Browsing by Subject "RADIOSENSITIVITY"

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  • Ma, Hongbing; Zheng, Shuyu; Zhang, Xiaozhi; Gong, Tuotuo; Lv, Xin; Fu, Shenbo; Zhang, Shuqun; Yin, Xiaoran; Hao, Jingcan; Shan, Changyou; Huang, Shan (2019)
    Resistance to radiotherapy results in relapse and treatment failure in locally advanced esophageal squamous cell carcinoma (ESCC). High mobility group box 1 (HMGB1) is reported to be associated with the radioresistance in bladder and breast cancer. However, the role of HMGB1 in the radiotherapy response in ESCC has not been fully elucidated. Here, we investigated the role of HMGB1 to radioresistance in ESCC clinical samples and cell lines. We found that HMGB1 expression was associated with tumor recurrence after postoperative radiotherapy in locally advanced ESCC patients. HMGB1 knockdown in ESCC cells resulted in increased radiosensitivity both in vitro and in vivo. Autophagy level was found depressed in HMGB1 inhibition cells and activation of autophagy brought back cell's radioresistance. Our results demonstrate that HMGB1 activate autophagy and consequently promote radioresistance. HMGB1 may be used as a predictor of poor response to radiotherapy in ESCC patients. Our finding also highlights the importance of the utility of HMGB1 in ESCC radiosensitization.
  • Tuominen, Heidi; Al-Samadi, Ahmed; Salo, Tuula; Rautava, Jaana (2020)
    Background This study was designed to investigate the invasion of human papillomavirus (HPV) positive human cervical carcinoma cell lines in human leiomyoma-based extracellular matrices in vitro,and to test the suitability of the model for studying the irradiation effects on the cancer cell invasion. Methods HPV positive cervical carcinoma cell lines SiHa and CaSki, and HPV negative squamous cell carcinoma cell line HSC-3 were used. CaSki cells contain around 600 copies of HPV 16 virus in the genome, whereas SiHa have only 1-2 copies per cell. Cells were analyzed using two different human tumor derived extracellular matrix methods (3D myoma disc model, and Myogel Transwell invasion assay). Cultures were irradiated with 4 Gy. Myoma invasion area and the depth of invasion were measured with ImageJ 1.51j8 software. Statistical analyses were performed with SPSS Statistics (IBM SPSS (R) Statistics 25). Results All cells invaded through Myogel coated Transwell membranes and within myoma discs. In myoma discs, a difference in the invasion depth (p = 0.0001) but not in invasion area (p = 0.310) between the HPV positive cell lines was seen, since SiHa (less HPV) invaded slightly better than CaSki (more HPV). HSC-3 cells (HPV negative) invaded deepest (p = 0.048) than either of the HPV positive cell line cells. No difference was detected in the invasion area (p = 0.892) between HPV positive and HPV negative cells. The ionized radiation significantly reduced the invasion depth of HSC-3 (p = 0.008), SiHa (p = 0.0001) and CaSki (p = 0.005). No significant effect on the invasion area was detected in any of the cell lines. However, a significant difference was observed between SiHa and CaSki in the reduction of the invasion depth after radiation (p = 0.013) as the reduction was greater with SiHa than CaSki. Conclusions Both solid and gelatinous human leiomyoma-based extracellular matrix models were suitable platforms to study the invasion of HPV positive cervical carcinoma cells in vitro. SiHa cells with less HPV copy number cells invaded slightly better and were slightly more sensitive to irradiation than CaSki cells with high HPV copy number. However, there was no drastic differences between the invasion properties of these carcinoma cells.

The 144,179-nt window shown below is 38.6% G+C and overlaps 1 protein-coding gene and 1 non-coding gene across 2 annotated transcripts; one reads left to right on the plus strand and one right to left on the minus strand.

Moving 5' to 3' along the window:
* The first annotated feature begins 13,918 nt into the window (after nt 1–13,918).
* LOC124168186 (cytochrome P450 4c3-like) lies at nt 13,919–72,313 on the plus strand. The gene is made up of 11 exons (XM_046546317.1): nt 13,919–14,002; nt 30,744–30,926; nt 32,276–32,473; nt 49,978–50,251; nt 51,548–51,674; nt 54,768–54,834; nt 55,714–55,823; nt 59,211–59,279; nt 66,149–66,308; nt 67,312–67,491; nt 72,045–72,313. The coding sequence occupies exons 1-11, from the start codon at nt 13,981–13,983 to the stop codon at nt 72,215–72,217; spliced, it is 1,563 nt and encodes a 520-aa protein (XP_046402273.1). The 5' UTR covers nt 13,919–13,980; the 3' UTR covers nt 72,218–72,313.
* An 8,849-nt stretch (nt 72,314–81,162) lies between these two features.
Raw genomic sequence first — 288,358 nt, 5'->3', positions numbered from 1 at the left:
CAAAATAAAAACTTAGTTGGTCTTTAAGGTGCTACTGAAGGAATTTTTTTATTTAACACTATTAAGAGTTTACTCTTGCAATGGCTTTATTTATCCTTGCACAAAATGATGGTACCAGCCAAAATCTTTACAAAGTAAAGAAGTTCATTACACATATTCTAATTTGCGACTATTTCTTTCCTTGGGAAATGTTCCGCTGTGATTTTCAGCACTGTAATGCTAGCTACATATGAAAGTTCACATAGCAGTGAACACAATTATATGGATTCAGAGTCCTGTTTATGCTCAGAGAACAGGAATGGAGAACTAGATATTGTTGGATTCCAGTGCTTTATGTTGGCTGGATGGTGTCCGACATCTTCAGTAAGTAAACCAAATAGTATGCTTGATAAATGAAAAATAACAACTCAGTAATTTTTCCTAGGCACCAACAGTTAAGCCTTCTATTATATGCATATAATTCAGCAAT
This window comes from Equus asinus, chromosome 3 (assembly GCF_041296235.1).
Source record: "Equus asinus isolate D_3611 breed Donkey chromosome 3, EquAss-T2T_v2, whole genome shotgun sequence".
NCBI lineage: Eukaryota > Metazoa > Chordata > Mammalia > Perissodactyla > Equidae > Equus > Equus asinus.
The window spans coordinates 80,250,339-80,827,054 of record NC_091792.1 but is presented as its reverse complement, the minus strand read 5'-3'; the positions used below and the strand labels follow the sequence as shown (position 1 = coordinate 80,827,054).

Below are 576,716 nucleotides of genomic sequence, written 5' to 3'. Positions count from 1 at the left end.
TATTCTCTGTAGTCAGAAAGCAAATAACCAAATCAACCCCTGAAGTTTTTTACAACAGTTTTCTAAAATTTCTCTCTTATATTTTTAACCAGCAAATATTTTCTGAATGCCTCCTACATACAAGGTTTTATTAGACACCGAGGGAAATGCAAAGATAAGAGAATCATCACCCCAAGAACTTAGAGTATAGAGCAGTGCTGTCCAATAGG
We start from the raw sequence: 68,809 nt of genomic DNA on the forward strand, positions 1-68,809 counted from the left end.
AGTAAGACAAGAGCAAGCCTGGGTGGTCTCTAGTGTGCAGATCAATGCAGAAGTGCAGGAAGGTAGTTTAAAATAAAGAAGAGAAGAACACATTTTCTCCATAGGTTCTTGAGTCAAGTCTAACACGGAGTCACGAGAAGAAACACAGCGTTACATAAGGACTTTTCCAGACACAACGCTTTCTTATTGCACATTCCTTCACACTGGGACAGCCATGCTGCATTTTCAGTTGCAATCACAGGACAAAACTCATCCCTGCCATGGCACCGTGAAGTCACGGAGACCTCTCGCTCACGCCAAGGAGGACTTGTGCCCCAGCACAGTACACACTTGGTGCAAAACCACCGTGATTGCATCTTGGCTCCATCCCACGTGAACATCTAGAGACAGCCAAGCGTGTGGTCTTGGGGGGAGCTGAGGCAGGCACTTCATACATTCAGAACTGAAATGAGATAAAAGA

• Metsälä, Olli; Kreutzer, Joose; Högel, Heidi; Miikkulainen, Petra; Kallio, Pasi; Jaakkola, Panu M. (2018)
    BackgroundCells in solid tumours are variably hypoxic and hence resistant to radiotherapy - the essential role of oxygen in the efficiency of irradiation has been acknowledged for decades. However, the currently available methods for performing hypoxic experiments in vitro have several limitations, such as a limited amount of parallel experiments, incapability of keeping stable growth conditions and dependence on CO2 incubator or a hypoxia workstation. The purpose of this study was to evaluate the usability of a novel portable system (Minihypoxy) in performing in vitro irradiation studies under hypoxia, and present supporting biological data.Materials and methodsThis study was conducted on cancer cell cultures in vitro. The cells were cultured in normoxic (similar to 21% O-2) or in hypoxic (1% O-2) conditions either in conventional hypoxia workstation or in the Minihypoxy system and irradiated at dose rate 1.28Gy/min2.9%. The control samples were sham irradiated. To study the effects of hypoxia and irradiation on cell viability and DNA damage, western blotting, immunostainings and clonogenic assay were used. The oxygen level, pH, evaporation rate and osmolarity of the culturing media on cell cultures in different conditions were followed.ResultsThe oxygen concentration in interest (5, 1 or 0% O-2) was maintained inside the individual culturing chambers of the Minihypoxy system also during the irradiation. The radiosensitivity of the cells cultured in Minihypoxy chambers was declined measured as lower phosphorylation rate of H2A.X and increased clonogenic capacity compared to controls (OER similar to 3).Conclusions The Minihypoxy system allows continuous control of hypoxic environment in multiple wells and is transportable. Furthermore, the system maintains the low oxygen environment inside the individual culturing chambers during the transportation and irradiation in experiments which are typically conducted in separate facilities.